Subject: Citizenship and PHSE
Topic: Diverse Representation
Age Group: KS1, 5-7 years old
Synopsis: Enjoy story time with these brilliant picture books that also challenge the gender norms, as picked by Laura Bennett from Tower Hamlets SLS
Tower Hamlets SLS
With diversity the new laser focus in schools up and down the country, it’s not a surprise that people are starting to question the unconscious gender bias that can be found in texts. Why are boys usually the main character in the adventure stories? Where are all the picture books featuring boy fairies?
Happily, books that challenge the norms we’ve become accustomed to not only exist but are absolutely marvellous reads. What I especially love about the titles I’ve picked for you below is that while some books aim to promote gender equality but forget there needs to be a plot, these books start with the story and the gender equality is just the cherry on top. It’s natural, it’s seamless, it doesn’t feel like a lesson, and it makes for far better and more interesting reading come story time.
The Sea Tiger
by Victoria Turnbull
Oscar the merboy has a sea tiger as his best friend, but sadly he is his only friend. That is until the sea tiger makes it his mission to find Oscar a new friend to hang out with!
by Pip Jones
I adore this story of perseverance, as Izzy Gizmo totes around her impressive tool bag and filches bits and bobs from various neighbours’ household appliances to make a new pair of wings for a poorly crow.
Julian is a Mermaid
by Jessica Love
Such personality in so few words! When Julian catches sight of three ladies dressed for carnival he longs to dress up like these beautiful mermaids too. Luckily, his gran is busy with her bath and Julian has his eye on a pair of curtains…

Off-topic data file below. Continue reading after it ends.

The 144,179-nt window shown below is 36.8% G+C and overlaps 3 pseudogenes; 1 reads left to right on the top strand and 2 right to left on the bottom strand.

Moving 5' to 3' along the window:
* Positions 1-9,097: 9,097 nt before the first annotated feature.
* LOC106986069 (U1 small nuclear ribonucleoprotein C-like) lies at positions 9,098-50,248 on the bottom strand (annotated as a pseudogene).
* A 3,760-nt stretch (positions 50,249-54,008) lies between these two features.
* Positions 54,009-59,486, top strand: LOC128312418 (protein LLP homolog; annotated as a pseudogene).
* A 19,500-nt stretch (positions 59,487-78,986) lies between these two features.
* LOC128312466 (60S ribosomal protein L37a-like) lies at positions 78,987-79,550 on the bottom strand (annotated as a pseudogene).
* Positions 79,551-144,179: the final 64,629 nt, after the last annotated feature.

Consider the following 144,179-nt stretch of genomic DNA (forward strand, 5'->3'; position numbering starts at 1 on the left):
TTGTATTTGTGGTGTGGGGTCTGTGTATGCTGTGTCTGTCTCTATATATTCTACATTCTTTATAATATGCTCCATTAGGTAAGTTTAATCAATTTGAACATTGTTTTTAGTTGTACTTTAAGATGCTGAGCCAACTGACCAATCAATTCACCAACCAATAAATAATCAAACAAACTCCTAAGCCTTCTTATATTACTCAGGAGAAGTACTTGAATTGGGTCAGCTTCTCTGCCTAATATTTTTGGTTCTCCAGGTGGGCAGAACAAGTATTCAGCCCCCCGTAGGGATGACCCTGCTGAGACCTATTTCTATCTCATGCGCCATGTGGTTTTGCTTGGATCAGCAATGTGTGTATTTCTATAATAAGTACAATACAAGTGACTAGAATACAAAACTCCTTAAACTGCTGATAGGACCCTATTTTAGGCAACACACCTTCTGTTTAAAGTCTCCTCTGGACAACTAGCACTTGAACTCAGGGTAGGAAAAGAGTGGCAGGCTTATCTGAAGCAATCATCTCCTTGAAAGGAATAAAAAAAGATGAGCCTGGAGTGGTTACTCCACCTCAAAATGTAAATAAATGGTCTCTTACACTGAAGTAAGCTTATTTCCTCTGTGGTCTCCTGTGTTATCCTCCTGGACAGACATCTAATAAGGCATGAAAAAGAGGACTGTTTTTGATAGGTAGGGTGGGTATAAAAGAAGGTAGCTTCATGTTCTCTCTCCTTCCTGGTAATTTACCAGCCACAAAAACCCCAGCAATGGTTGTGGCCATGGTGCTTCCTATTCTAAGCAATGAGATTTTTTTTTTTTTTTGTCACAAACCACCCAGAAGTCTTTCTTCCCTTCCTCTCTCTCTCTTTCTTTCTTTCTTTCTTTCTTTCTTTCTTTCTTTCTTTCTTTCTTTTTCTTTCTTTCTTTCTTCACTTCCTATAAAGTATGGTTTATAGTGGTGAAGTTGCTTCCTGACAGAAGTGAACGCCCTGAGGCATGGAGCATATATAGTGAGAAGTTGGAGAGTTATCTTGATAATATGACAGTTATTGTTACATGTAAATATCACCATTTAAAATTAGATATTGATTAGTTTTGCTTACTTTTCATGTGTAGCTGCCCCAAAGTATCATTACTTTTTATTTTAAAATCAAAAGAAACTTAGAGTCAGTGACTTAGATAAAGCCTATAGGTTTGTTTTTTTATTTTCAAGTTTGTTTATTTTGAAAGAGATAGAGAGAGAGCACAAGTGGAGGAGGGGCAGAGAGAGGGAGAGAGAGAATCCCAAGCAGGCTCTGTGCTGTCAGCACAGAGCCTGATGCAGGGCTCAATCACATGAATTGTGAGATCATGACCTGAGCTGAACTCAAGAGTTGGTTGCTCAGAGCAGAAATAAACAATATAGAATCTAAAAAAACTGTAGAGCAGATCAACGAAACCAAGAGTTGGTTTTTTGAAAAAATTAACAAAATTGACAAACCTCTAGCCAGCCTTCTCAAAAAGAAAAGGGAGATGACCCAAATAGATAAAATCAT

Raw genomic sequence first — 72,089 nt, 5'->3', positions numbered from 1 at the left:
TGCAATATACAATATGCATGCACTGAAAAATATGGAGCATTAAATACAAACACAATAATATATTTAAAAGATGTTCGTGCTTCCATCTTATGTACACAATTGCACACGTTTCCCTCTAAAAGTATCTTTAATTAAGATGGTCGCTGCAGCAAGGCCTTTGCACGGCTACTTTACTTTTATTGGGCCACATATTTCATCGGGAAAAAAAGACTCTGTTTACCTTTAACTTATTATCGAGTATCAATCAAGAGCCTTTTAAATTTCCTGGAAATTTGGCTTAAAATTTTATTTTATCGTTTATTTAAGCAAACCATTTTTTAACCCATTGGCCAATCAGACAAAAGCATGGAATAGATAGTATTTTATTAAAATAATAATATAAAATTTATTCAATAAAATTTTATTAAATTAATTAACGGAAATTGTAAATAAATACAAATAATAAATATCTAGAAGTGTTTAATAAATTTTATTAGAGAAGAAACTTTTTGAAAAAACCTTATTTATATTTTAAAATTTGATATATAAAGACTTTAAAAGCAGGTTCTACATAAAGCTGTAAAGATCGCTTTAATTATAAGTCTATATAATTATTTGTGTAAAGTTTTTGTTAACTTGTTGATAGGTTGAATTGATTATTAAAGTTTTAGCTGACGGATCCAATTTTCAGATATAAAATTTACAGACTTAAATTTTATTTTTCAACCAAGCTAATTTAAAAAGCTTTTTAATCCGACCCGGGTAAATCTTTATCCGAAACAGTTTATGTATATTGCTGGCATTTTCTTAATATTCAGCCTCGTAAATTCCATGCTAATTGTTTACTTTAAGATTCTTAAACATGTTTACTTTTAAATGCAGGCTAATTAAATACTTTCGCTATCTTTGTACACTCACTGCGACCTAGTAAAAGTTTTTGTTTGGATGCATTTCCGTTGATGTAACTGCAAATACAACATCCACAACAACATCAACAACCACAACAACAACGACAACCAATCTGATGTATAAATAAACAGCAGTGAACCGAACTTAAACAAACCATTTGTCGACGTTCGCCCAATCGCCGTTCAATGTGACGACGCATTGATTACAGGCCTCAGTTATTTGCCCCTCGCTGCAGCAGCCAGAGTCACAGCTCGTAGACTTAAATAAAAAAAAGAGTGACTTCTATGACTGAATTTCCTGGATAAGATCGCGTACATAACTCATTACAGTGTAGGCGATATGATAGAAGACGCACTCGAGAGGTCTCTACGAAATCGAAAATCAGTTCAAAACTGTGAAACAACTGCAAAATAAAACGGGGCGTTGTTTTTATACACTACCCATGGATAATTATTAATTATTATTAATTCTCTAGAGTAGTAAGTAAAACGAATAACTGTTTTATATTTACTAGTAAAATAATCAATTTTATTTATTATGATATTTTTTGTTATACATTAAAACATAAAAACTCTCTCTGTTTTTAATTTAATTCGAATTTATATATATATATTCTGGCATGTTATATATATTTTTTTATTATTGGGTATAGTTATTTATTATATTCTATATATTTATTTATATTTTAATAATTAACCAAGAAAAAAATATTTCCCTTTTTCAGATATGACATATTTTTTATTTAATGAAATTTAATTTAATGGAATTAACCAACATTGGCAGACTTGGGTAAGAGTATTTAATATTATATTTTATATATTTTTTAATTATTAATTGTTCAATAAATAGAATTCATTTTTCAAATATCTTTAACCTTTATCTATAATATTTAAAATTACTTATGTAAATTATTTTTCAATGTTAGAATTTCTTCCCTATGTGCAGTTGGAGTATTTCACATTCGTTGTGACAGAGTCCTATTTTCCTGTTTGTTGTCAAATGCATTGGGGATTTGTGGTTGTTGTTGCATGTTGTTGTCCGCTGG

Clive is a Nurse
by Jessica Spanyol
It’s a toss-up between this being my favourite or Clive and his Babies, when he’s clearly having fun pushing his dolls about in the pram. Clive’s various adventures are all about role play and as such these board books are great for the library’s youngest readers. Look out for his friend Rosa who likes to play with dinosaurs.
by Andrea Beaty
Ada just can’t help herself – she loves science. Luckily, she has an enthusiastic class of helpers to help her test her theories and answer questions, and save her from scribbling equations all over the walls at home.
by Mary Hoffman
I especially like this one because even though it is about a girl who wants to dress as a princess (actually, quite a few girls who want to be princesses) Grace discovers that actually some princesses are less fairy-delicate and more amazing-hero, and that it’s OK to like both. Some of her schoolmates realise that actually it can be pretty cool to play the prince too, and there are princes and princesses from all around the world.